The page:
FRANKFURT, March 27 (Reuters) - German banks would not favour including potential legal costs in upcoming stress tests on European lenders, the head of a German banking group said, after the U.S. Federal Reserve pointed out those risks in its health check on lenders in the United States.
The head of the association of German banks (BdB), Michael Kemmer, said on Thursday it would be too complex to address such issues in the tests, which will check how a selected group of European banks will hold up under certain stress scenarios.
“Stressing of legal risks is problematic in principle because it implies using sweeping assumptions,” said Kemmer, managing director of BdB, whose members include large commercial lenders Deutsche Bank and Commerzbank.
“It would stretch stress test methodology to the limit and it would be a very difficult exercise,” he said.
Legal risks and the buffers banks need to cover them are already a challenge for banks themselves to quantify in their annual financial accounts.
Such risks did not feature as a parameter in the U.S. stress test scenarios but the Fed came to the conclusion that large banks could face in the worst case another $151 billion of losses related to potential litigation and other costs.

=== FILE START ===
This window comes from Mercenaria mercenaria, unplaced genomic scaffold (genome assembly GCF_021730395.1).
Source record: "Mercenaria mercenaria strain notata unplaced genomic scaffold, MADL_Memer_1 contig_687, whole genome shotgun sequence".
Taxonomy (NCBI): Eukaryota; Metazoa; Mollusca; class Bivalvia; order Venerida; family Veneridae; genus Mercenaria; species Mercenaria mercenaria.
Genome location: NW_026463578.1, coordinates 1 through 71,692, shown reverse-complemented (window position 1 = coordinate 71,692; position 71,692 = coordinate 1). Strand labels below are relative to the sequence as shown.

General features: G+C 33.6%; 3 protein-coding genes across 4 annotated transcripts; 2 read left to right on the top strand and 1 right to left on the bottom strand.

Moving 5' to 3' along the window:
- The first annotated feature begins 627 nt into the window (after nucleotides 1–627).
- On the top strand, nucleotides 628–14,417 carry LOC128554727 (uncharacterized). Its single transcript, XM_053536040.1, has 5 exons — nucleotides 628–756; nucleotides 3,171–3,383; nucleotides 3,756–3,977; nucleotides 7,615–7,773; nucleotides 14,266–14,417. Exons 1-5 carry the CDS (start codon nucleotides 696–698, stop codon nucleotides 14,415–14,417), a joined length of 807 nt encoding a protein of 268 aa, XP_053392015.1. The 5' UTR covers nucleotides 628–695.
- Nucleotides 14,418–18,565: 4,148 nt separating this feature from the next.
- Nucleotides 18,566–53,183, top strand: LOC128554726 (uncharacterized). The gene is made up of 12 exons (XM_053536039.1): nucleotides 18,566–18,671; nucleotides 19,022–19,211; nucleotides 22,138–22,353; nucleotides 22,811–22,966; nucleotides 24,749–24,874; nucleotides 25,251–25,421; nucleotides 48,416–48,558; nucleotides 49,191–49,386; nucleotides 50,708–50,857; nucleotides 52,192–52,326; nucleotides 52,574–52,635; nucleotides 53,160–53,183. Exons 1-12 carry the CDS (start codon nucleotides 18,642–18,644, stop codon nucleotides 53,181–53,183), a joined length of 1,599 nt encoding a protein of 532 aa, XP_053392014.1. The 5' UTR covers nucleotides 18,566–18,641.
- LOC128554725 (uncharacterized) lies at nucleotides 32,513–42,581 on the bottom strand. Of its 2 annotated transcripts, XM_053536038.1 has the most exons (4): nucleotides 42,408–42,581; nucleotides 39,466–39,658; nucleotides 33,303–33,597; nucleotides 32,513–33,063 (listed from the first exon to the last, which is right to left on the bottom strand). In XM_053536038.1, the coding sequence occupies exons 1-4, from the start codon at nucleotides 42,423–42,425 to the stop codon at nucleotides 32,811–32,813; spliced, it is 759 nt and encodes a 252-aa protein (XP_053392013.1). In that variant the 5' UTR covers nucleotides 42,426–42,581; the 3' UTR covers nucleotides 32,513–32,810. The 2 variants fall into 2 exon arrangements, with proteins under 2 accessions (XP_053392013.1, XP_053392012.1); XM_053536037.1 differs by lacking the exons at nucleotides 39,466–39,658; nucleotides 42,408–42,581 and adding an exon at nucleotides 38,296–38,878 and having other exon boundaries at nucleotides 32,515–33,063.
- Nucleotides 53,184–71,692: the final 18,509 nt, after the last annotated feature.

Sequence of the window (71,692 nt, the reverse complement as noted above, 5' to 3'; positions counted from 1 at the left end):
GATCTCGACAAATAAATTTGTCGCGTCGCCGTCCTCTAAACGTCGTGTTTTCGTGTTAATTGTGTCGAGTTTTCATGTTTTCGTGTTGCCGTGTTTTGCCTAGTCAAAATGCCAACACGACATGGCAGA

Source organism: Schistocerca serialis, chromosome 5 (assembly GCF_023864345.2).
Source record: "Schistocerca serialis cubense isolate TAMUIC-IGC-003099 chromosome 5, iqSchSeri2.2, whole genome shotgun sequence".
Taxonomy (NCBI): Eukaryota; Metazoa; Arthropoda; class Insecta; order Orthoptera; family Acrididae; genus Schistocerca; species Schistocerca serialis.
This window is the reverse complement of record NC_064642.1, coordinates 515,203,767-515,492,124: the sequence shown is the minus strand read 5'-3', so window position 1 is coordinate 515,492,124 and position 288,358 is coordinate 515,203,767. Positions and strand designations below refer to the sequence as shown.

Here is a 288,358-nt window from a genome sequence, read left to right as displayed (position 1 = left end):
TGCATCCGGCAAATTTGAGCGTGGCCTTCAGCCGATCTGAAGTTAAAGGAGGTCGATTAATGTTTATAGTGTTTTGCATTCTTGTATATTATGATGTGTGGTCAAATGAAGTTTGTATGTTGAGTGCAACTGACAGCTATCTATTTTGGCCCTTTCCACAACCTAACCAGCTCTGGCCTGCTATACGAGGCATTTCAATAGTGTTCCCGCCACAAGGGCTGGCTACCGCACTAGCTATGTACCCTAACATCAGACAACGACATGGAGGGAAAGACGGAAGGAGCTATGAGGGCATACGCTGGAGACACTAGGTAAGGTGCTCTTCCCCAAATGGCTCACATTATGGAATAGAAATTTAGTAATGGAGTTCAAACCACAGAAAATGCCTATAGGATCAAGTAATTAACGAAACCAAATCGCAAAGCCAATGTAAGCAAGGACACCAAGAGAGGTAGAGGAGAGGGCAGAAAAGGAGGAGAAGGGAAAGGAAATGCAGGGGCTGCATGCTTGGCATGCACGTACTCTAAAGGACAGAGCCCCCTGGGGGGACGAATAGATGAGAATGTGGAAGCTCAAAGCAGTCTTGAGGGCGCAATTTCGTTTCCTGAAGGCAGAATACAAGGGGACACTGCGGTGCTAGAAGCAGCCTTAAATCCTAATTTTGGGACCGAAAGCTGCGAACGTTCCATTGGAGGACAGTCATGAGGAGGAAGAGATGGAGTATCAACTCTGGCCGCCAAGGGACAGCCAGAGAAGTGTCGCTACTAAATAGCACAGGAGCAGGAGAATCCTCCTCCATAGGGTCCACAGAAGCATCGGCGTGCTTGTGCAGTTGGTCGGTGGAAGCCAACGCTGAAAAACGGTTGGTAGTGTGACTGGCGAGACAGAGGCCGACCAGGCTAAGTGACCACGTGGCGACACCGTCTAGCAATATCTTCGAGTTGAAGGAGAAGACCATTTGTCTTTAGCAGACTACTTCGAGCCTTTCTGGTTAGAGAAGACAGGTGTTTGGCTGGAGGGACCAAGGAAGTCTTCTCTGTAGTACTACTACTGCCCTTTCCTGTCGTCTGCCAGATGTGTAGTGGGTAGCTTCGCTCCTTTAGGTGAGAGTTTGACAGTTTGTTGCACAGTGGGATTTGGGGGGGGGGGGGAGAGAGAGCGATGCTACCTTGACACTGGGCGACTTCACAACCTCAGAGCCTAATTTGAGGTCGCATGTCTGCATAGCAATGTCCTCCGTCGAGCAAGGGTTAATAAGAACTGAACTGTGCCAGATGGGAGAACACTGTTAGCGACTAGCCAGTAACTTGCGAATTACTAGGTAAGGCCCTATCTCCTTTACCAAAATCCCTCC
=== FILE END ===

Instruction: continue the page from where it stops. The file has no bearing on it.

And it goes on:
The ECB is due to take over responsibility for overseeing the 128 largest euro zone banks in November. Its assessment of banks’ assets and liabilities as well as the stress tests to root out potential hazards is aimed at giving it a clear picture of the banks it will be supervising.
Kemmer said he had some doubts whether the ECB’s testing of banks would be completed in time.
“The timetable is extremely tough, and the data demands are extremely high, not just for Germany but for other countries as well,” he said.
“Everything has to run optimally if we are to keep to schedule, not just for the banks but also for those giving the stamp of approval.”
Kemmer said he expected the stress test exercise to build confidence in the system, but warned against simplifying the results into a pass-fail interpretation for individual banks.
Banks, for their part, were building their capital safety buffers further where needed, he said.
“Capital measures are certainly already being prepared,” he said. (Reporting by Jonathan Gould, Eva Taylor and Andreas Framke)